Anti-austerity marches, U.K., June 2015. Courtesy Alan Denney/Flickr/Creative Commons.
Last Wednesday, the Conservatives announced plans to get rid of the student-maintenance grant across Britain, a subsidy of around $15,000 given to lower-income students over the course of a bachelor’s degree. The grant has been replaced with a loan, disproportionately hurting poorer arts students who are already facing increased tuition fees.
“The young bore the brunt of the economic crisis, which they had no hand in creating,” says Martin Bright, founder of the Creative Society, a youth-employment charity. “This is particularly tough for young creatives, who expect to struggle but can’t live on nothing.”
Such shifts in education could not come at a worse time. The British government is rolling out the controversial new English Baccalaureate examination and certificate for 16-year-olds that critics say emphasizes science at the expense of creativity. “It’s very controversial in the arts and cultural sector,” notes Alistair Brown, policy officer of the U.K.’s Museum Association, a membership body for British museums. “It focuses on five mandatory subjects, most of which conform to the science, maths, and engineering view of the world. There’s a real fear that if pupils are not being measured in cultural subjects, it will effectively devalue the arts.”
These changes, set against severe cuts in public subsidies in recent years, will exacerbate a decline in artistic workforces. Official employment figures released by the British government at the end of June show a 7.2 percent drop in employment in museums, galleries, and libraries between 2011 and last year. What’s more, over the same period, the number of black, Asian, and minority ethnic employees dropped by 11 percent, nearly double the rate of decrease among white workers.
The result is not just an ethnic, but a regional homogenization. This week’s budget announced that local authority staff face below-inflation pay raises of just 1 percent for four years, against a backdrop of budgets cuts of 40 percent over the last four. According to recent research compiled by the Museums Association, 42 galleries, museums, and heritage sites have closed in Britain over the last decade, most in the last two years.
Anti-austerity marches, U.K., June 2015. Courtesy Paul de Gregorio/Flickr/Creative Commons.
“I’m especially conscious of cuts to local authority funding that disproportionately affect the North of England,” says a curator working for a regional gallery run by a local authority, who spoke to Artsy on condition of anonymity. “There is less income through council tax and commercial-rates income, and these get passed on to people like us. In a town like this, there’s only one arts venue for a local area of 300,000 people. For youngsters, there’s a danger they might have little or no exposure to high-quality art at all, unless they stumble across things online.” A report published in October by the Arts Council, the quasi-independent funding body that administrates arts funding across England, found that London benefits from several times more arts funding per capita than the rest of the country.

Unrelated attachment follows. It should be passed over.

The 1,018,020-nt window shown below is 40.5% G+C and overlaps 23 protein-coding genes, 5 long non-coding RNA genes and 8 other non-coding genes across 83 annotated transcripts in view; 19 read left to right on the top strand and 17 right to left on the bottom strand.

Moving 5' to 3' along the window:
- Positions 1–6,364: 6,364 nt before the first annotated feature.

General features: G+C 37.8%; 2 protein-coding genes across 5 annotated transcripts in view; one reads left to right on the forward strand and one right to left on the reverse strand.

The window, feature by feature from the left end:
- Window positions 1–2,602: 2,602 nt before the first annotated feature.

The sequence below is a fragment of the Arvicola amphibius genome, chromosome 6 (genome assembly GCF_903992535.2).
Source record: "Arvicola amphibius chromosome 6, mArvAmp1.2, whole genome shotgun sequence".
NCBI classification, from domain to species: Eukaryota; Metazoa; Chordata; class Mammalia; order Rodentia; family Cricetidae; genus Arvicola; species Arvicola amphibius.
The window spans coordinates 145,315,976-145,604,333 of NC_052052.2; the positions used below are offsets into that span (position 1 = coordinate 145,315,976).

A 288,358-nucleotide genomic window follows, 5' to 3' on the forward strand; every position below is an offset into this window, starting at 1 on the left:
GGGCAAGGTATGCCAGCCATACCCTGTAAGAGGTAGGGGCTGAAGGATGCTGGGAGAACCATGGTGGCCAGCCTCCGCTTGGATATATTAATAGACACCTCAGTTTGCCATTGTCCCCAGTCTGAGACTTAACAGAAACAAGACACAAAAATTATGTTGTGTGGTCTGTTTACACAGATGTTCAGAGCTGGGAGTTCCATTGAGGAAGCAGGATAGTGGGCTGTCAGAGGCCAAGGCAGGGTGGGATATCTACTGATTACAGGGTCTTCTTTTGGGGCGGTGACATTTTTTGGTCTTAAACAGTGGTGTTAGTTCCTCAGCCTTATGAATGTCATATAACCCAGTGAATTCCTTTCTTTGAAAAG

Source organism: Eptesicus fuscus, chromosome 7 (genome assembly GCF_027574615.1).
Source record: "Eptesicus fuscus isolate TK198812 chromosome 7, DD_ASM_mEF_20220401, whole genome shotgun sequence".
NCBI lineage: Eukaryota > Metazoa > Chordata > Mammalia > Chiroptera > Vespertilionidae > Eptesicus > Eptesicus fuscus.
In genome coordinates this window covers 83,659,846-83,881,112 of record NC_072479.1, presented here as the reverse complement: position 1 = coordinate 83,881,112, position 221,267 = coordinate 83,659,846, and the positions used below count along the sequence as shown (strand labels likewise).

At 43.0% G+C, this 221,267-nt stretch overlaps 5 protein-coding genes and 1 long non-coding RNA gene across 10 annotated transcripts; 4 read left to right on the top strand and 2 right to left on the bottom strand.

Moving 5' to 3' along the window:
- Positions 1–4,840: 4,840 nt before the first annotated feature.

The Conservatives’ budget did partially try to address this problem, though arguably by shifting it elsewhere. Cuts from the government’s welfare budget and higher borrowing have been used to hold back from deeper cuts in local authorities’ coffers. The British government is in the process of devolving power away from Westminster to various regional centers, including Greater Manchester, allowing them stronger control over service provisions. This might not be useful to less-powerful arts institutions, however. “There’s a difference between megaliths like the Whitworth or BALTIC, and smaller organizations,” says the anonymous curator. “The same administrative reporting is expected of us as is with those larger organizations.”
The British government still has to cut £20 billion (about $31 billion) from departmental spending, with more details to follow later this year. This cannot fail to have an impact on museums and galleries in Britain, and those who do business with them.
These details might seem small when one considers the huge tuition fees that students in the United States face, as well as the vast differences between funding structures in the U.S. and U.K. But where there is a long and vibrant history of working-class, state-educated artists making headlines—as Chris Ofili did at Christie’s London late last month, when his 1996 piece The Holy Virgin Mary set an auction record for the artist—then the fortunes of those who hope to follow them must be protected. If global trends continue, it will be the poor who lose out, yet again.